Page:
As two Oregon civil rights organizations wage legal battles trying to bar the Portland Police Bureau from deploying tear gas and munitions during nightly protests against police brutality, the city's police chief said Tuesday such restrictions could result in more dangerous situations for protesters.
"CS gas is uncomfortable, but effective at dispersing crowds. We would rather not use it," said Chief Chuck Lovell in a video posted on his Twitter page. "... When tools are restricted that help us disperse crowds, the options are limited to batons or physical force. This makes it more likely people will be injured."
My statement regarding last night's demonstrations in Portland. pic.twitter.com/lbRHs3n5wY— Chief Chuck Lovell (@ChiefCLovell) July 1, 2020
The statement came the day after police officers fired off tear gas to disperse protesters in North Portland, who had gathered near the police union. Speaker of the Oregon House Tina Kotek, who represents sections of North and Northeast Portland, emailed Mayor Ted Wheeler to say that police's use of the gas was "completely unacceptable."
In the past week, civil rights groups have taken actions to try and stop the police from using CS gas and so-called less-lethal weapons.
On Tuesday evening, attorneys representing Don't Shoot Portland and two protesters, asked a judge to impose sanctions against Portland police, saying officers had violated a federal judge's order to limit the use of tear gas and less-lethal munitions. At a press conference on Wednesday, Jesse Merrithew, an attorney representing protesters, said they may ask a judge for these sanctions to include banning weapons completely.
"It may be necessary to have a complete ban on any of these less-lethal weapons," Merrithew said. "If the PPB cannot use these things in a lawful manner then they should not have them. And if that step is necessary, that's what we have to do.
"We don't need our city's police bureau to have tear gas. We don't need our city police bureau to have guns that fire rubber bullets at people or launch pepper balls at people or blast them with sonic waves that harm their ears."
Attorneys working with the Oregon chapter of the American Civil Liberties Union have also asked a federal judge to curb the police bureau's use of weapons as part of a separate lawsuit.
On Tuesday, the group asked for a temporary restraining order against the city of Portland that would prevent city police from interfering with journalists and legal observers during the nightly protests against police violence.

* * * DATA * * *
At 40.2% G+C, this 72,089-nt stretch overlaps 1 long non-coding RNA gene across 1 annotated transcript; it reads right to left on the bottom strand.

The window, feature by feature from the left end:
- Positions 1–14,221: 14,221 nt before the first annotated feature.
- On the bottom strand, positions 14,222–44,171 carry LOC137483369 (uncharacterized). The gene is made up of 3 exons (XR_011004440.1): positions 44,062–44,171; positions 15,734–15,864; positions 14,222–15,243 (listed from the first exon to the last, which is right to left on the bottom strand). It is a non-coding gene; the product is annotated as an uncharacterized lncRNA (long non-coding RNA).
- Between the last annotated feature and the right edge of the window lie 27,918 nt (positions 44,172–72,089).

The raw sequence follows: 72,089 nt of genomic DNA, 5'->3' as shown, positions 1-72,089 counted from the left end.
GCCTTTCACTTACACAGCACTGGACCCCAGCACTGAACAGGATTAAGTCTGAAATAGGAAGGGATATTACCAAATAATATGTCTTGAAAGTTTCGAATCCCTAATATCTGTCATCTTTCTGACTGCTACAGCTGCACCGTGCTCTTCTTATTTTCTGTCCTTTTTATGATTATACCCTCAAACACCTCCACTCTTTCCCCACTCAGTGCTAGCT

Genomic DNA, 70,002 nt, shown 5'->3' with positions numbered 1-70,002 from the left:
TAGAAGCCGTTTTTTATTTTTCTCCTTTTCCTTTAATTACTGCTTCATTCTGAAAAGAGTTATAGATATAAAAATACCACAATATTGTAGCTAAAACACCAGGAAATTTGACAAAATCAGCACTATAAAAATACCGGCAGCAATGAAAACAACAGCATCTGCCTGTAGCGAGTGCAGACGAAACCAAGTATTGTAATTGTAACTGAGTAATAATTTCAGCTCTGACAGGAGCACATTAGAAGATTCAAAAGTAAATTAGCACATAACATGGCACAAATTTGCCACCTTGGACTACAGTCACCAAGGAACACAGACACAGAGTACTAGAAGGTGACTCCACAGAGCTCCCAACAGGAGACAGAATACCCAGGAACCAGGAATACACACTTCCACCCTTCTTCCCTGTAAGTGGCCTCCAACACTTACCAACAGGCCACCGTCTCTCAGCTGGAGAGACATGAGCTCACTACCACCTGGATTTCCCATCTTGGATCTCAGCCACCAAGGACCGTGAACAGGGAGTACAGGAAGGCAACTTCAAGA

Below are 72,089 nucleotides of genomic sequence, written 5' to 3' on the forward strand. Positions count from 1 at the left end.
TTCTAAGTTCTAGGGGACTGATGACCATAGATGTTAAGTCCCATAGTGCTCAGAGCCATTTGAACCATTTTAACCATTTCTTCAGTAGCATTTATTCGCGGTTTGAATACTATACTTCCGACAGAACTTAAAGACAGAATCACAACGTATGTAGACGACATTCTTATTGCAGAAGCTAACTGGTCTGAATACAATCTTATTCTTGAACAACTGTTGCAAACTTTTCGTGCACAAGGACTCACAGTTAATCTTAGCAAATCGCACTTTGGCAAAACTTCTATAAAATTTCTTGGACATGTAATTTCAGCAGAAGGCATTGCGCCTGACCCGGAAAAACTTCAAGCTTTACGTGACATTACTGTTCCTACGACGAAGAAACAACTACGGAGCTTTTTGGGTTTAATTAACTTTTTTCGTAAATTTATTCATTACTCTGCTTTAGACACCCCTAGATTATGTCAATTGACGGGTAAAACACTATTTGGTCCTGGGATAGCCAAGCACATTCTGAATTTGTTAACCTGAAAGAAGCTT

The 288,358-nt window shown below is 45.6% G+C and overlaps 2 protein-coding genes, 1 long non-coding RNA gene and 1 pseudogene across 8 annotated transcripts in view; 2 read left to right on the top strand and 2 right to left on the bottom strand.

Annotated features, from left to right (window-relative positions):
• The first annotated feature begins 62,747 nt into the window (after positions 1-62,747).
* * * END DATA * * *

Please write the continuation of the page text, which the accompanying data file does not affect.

The filing comes on the heels of the group's class-action lawsuit filed over the weekend, which claims Portland police officers are targeting and attacking journalists and legal observers covering the protests. The lawsuit was filed by Oregon's chapter of the ACLU and law firm Braunhagey & Borden.
The new motion asks that a federal judge bar law enforcement from using weapons such as tear gas, pepper spray, rubber bullets and flash-bang grenades on journalists and observers or in crowds likely to contain them. The filing also seeks to prohibit law enforcement from arresting observers, “kettling" crowds where they might be located, and ordering them to stop recording the protests and disperse. The Portland Police Bureau has made it clear that when they give an order to disperse an area, they expect journalists to comply.
The ACLU argues these actions by law enforcement are violating the rights of observers to document how police respond to protesters.
“Punishing individuals for engaging in these protected activities violates the First Amendment, and the police’s conduct should be enjoined immediately to lift the storm cloud of fear and intimidation they have intentionally created,” the motion reads.
Matthew Borden, an attorney with Braunhagey & Borden who is serving as co-counsel on the suit, said he's seen an influx of observers reach out who have been swept up in the policing tactics. According to the ACLU, two of their legal observers and a group of journalists, including some from the Portland Mercury, said they were afraid to report on the protests due to aggressive policing tactics.
“There was an outpouring of people who contacted us and who we've talked to in this community of reporters and journalists and observers — and it's almost like they have PTSD because they've just been shot at and tear gassed. There’s flash-bangs going off,” said Borden. "It is an incredibly intimidating and violent atmosphere.”
Borden said they’re hoping to have a hearing on the temporary restraining order before July 4. He said attorneys want to move quickly as observers have expressed fear of covering the protests due to police response, either leaving early from the protests or stopping altogether.
“Every day the press can't cover these important events, things are happening that people that are not going to know about,” Borden said. “And people who are at the demonstrations are at greater risk of being hurt by the police and nobody’s monitoring our government."
The city of Portland does not comment on pending litigation.